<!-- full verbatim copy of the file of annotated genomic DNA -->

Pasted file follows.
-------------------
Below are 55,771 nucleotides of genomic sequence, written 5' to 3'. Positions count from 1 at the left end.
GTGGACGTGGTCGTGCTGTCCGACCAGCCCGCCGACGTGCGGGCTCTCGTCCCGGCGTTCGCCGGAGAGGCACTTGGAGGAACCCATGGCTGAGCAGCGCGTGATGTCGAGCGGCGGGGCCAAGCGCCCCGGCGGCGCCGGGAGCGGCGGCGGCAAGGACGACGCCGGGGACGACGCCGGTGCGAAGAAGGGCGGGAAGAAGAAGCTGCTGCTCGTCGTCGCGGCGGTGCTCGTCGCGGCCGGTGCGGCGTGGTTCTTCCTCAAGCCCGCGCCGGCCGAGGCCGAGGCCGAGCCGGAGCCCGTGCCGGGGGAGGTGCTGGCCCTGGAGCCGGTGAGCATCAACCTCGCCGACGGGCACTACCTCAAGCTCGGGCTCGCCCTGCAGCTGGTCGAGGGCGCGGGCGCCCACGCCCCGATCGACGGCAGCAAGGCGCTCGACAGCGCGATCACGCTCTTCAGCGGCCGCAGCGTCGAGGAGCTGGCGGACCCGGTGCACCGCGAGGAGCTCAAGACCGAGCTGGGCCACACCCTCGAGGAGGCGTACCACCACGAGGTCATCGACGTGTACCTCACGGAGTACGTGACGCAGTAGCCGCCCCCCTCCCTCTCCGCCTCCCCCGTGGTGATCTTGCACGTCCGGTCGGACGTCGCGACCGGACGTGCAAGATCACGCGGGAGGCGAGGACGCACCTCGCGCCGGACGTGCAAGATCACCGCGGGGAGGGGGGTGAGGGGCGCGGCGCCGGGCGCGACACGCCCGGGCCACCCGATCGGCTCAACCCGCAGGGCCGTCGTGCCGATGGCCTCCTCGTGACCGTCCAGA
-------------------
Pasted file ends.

Below are 55,771 nucleotides of genomic sequence, written 5' to 3'. Positions count from 1 at the left end.
GTGGACGTGGTCGTGCTGTCCGACCAGCCCGCCGACGTGCGGGCTCTCGTCCCGGCGTTCGCCGGAGAGGCACTTGGAGGAACCCATGGCTGAGCAGCGCGTGATGTCGAGCGGCGGGGCCAAGCGCCCCGGCGGCGCCGGGAGCGGCGGCGGCAAGGACGACGCCGGGGACGACGCCGGTGCGAAGAAGGGCGGGAAGAAGAAGCTGCTGCTCGTCGTCGCGGCGGTGCTCGTCGCGGCCGGTGCGGCGTGGTTCTTCCTCAAGCCCGCGCCGGCCGAGGCCGAGGCCGAGCCGGAGCCCGTGCCGGGGGAGGTGCTGGCCCTGGAGCCGGTGAGCATCAACCTCGCCGACGGGCACTACCTCAAGCTCGGGCTCGCCCTGCAGCTGGTCGAGGGCGCGGGCGCCCACGCCCCGATCGACGGCAGCAAGGCGCTCGACAGCGCGATCACGCTCTTCAGCGGCCGCAGCGTCGAGGAGCTGGCGGACCCGGTGCACCGCGAGGAGCTCAAGACCGAGCTGGGCCACACCCTCGAGGAGGCGTACCACCACGAGGTCATCGACGTGTACCTCACGGAGTACGTGACGCAGTAGCCGCCCCCCTCCCTCTCCGCCTCCCCCGTGGTGATCTTGCACGTCCGGTCGGACGTCGCGACCGGACGTGCAAGATCACGCGGGAGGCGAGGACGCACCTCGCGCCGGACGTGCAAGATCACCGCGGGGAGGGGGGTGAGGGGCGCGGCGCCGGGCGCGACACGCCCGGGCCACCCGATCGGCTCAACCCGCAGGGCCGTCGTGCCGATGGCCTCCTCGTGACCGTCCAGA